INDIANAPOLIS | Despite increasing merchant acceptance of Bitcoin and other virtual currencies, Indiana's securities regulatory agency is advising Hoosiers to be wary of the new digital forms of money.
"Unlike traditional currency, these alternatives typically are not backed by tangible assets, are not issued by a governmental authority and are subject to little or no regulation," said Secretary of State Connie Lawson.
"The value of virtual currencies is highly volatile, and the concept behind the currency is difficult to understand even for sophisticated financial experts."
Virtual currency is an electronic medium of exchange that can be bought or sold through virtual currency exchanges and used to buy goods or services where accepted, typically online retailers.
Recently some brick-and-mortar merchants began accepting payments from electronic wallets containing virtual currency, commonly paid using a smartphone.
The Federal Election Commission last week even authorized Bitcoin donations to political action committees.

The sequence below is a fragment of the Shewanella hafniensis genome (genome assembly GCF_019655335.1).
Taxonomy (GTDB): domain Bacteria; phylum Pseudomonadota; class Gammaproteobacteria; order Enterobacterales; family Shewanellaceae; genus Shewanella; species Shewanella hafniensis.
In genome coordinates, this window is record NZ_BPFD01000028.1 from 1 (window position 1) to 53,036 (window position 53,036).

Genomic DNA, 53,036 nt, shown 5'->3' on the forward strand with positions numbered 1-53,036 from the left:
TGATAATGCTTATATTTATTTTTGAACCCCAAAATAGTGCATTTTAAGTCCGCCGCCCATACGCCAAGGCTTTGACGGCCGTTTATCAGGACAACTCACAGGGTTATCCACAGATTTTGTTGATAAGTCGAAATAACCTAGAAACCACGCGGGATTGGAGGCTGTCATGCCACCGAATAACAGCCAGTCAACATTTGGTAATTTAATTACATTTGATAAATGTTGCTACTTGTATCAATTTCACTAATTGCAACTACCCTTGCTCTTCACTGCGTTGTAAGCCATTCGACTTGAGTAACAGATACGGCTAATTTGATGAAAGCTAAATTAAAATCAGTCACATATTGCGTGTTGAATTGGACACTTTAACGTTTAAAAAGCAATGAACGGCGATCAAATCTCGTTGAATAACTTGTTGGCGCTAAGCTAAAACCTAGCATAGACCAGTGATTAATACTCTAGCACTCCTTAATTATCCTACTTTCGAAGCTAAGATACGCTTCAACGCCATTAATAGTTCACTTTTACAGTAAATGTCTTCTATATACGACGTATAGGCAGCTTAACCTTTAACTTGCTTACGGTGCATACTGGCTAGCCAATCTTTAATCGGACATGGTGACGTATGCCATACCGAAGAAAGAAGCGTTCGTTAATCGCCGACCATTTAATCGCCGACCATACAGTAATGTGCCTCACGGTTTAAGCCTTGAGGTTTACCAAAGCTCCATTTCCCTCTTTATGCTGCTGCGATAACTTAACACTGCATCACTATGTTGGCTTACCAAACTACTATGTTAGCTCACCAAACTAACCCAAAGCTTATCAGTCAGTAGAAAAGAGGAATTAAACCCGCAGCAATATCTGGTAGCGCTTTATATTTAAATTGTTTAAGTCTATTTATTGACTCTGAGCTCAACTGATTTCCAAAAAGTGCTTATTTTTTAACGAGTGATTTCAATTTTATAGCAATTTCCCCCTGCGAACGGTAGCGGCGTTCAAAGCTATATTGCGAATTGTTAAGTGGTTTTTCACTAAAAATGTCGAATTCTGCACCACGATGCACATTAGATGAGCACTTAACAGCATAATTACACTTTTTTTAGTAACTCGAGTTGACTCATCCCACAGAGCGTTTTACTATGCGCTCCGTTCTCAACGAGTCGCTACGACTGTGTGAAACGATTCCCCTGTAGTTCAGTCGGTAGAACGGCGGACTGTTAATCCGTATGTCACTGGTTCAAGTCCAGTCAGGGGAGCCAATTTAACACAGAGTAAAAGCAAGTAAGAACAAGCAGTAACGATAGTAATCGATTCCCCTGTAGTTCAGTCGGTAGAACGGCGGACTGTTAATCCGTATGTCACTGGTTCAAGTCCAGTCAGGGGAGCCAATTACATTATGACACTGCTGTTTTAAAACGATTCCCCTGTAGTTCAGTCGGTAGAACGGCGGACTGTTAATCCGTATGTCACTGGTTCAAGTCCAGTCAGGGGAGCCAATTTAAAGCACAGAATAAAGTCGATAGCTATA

However, Indiana Securities Commissioner Carol Mihalik said some users of virtual currencies have seen their money disappear due to online theft and hacking.
She urged Hoosiers to be cautious.
"Investors should be aware that investments that incorporate virtual currency present very real risks," Mihalik said. "It pays to do your homework before you invest in any investment opportunity including virtual currency."
Unlike traditional bank accounts denominated in dollars, virtual currency accounts are not insured by the Federal Deposit Insurance Corp., which insures bank deposits up to $250,000.